USA Today Bestselling author, Ann Charles, writes spicy mysteries full of comedy, adventure, suspense, romance, and paranormal mayhem. Ann has a B.A. in English with an emphasis on creative writing from the University of Washington and is a member of Sisters in Crime and Western Writers of America.
Q. Your Deadwood Mystery series has more than just mystery, with a lot of paranormal, plenty of humor, and some romance. Do you think mysteries lend themselves particularly well to mixing genres?
Ann: I’ve always been a fan of mixed genre books and movies. No matter the mix—adventure/humor, historical/romance, sci-fi/horror, mystery/supernatural—I enjoy the added genre layer(s) to the main plot. Knowing this, it makes sense that when I set out to write a mystery series over ten years ago, there would be more to it than just the mystery genre.
Originally, my plan for the Deadwood Mystery series was to have a smidgen of paranormal in the form of ghosts. Anyone who is familiar with the real-life town of Deadwood, South Dakota, knows that many of the houses and buildings are said to be haunted. However, as I developed the series, I realized that adding more supernatural elements would open up possibilities, allowing me to take the storyline much farther than I had initially foreseen or even dreamed. Like any story, the characters soon took over and I found myself being a spectator of their lives more than a director of the tales. It turned out that throwing humor, action, adventure, romance, horror, and supernatural elements into the mix opened this series to far more readers and gave me room to have a lot more fun.
So, do I think mysteries lend themselves well to mixing genres? Yes, if the author is open to exploring beyond typical mystery plotlines. However, just as one must work hard to produce a thrilling mystery, adding other genres to the story requires the same amount of diligence and perseverance.
Q. You’ve said elsewhere you spent a lot of time growing up in the Black Hills of South Dakota. How have the Black Hills impacted your writing?
Ann: It is funny how one place can stir up so many emotions, whether it be happiness or heartbreak, excitement or relaxation, curiosity or fear. I have spent a lot of time over the last several decades in the Black Hills and I have yet to grow tired or bored of the area. Every time I leave the hills, I look back and feel a twinge of sadness. However, I think that’s a good feeling to have. It means I’m going to go back again for more—both in person and on the page. The desire to visit there again and again is what drove me to write the Deadwood Mystery series. I can’t always be there in person, but I find it fulfilling to sink into my fiction world and live there vicariously. On the page, I can continue to learn about the history of the hills, enjoy the beautiful geography, and jump into the next adventure.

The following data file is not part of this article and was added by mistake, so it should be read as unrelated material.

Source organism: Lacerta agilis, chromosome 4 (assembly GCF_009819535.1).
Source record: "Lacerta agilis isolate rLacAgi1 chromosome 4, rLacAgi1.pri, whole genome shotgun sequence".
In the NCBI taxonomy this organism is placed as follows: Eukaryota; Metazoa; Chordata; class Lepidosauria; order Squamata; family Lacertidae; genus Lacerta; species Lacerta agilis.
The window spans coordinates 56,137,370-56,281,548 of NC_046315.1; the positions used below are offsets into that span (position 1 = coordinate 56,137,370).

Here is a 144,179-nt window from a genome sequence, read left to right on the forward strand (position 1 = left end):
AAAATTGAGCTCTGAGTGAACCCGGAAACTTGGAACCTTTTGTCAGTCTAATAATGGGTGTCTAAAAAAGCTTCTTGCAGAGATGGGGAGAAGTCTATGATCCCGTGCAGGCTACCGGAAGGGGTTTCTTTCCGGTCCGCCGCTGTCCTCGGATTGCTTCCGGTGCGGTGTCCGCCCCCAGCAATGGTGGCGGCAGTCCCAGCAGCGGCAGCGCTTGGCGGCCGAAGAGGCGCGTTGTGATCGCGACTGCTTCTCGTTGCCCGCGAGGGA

Q. I read that when you were a child you wanted to be an archaeologist. How do you bring that passion for the past into your books?
Ann: I really love learning about past civilizations. The small pieces of history we can glean from tomes and tablets left behind, as well as architecture and mythology, have always fascinated me. I have an insatiable hunger to learn about those who came before us. I love to incorporate bits of history into my books, whether it be a mystery about Pancho Villa and some missing silver bars in my Jackrabbit Junction Mystery series, or details about the mining-related history in the Black Hills in my Deadwood series (and the Deadwood Undertaker series that I co-write with my husband, Sam Lucky), or stories about the great civilizations of Mesoamerica in my Dig Site series. Whenever I can, I try to include historical details that will entertain as well as educate readers.
Q. Have you read anything good lately?
Ann: I’m all over the place lately. An author friend of mine gave me the book, Breath by James Nestor, for Christmas and I gobbled that up, working on using breathing methods to reduce anxiety and improve my performance while exercising and my overall health. On the fiction front, I’ve been bouncing around between some humor-filled Regency romances by Tessa Dare (I’m always amazed at the attention to detail that Regency authors have on the page) to a new exciting adventure story by Kristy McCaffrey called Ancient Winds (great archaeology-adventure fun). I’m debating on purchasing a book by mountaineer extraordinaire, Ed Viesturs, next because I have some sort of addiction to mountain climbing stories—and before you ask, no, climbing Mt. Everest (or any other mountain) is not on my bucket list. I just love living vicariously through stories.
Q. What are you working on now?
Ann: Currently, I’m working on the 12th book in my ongoing Deadwood Mystery series. My goal is to release it in ebook and print format in time for my annual Deadwood Fan Party at the end of June, so that during the event-filled weekend Violet Parker’s fans and I can speculate about what trouble she will be landing in next. I also plan to release the sixth book in my humor-filled Jackrabbit Junction Mystery series this year and the fourth book in the old west/supernatural Deadwood Undertaker series that I co-write with Sam Lucky.
Ann Charles's Latest
Devil Days in Deadwood
Violet Parker knows better than to play with devils. They always cheat, especially when lives are at stake. Deadwood’s charming, troublemaking, and soul-sucking devils are no different, and they’re biting at her heels.
But the clock is ticking and Violet has no choice—she must risk her life to save her treasured Aunt Zoe. With any luck, she might be able to trick the devils and beat the old terrors at their own game. If not, Deadwood could end up short one Executioner.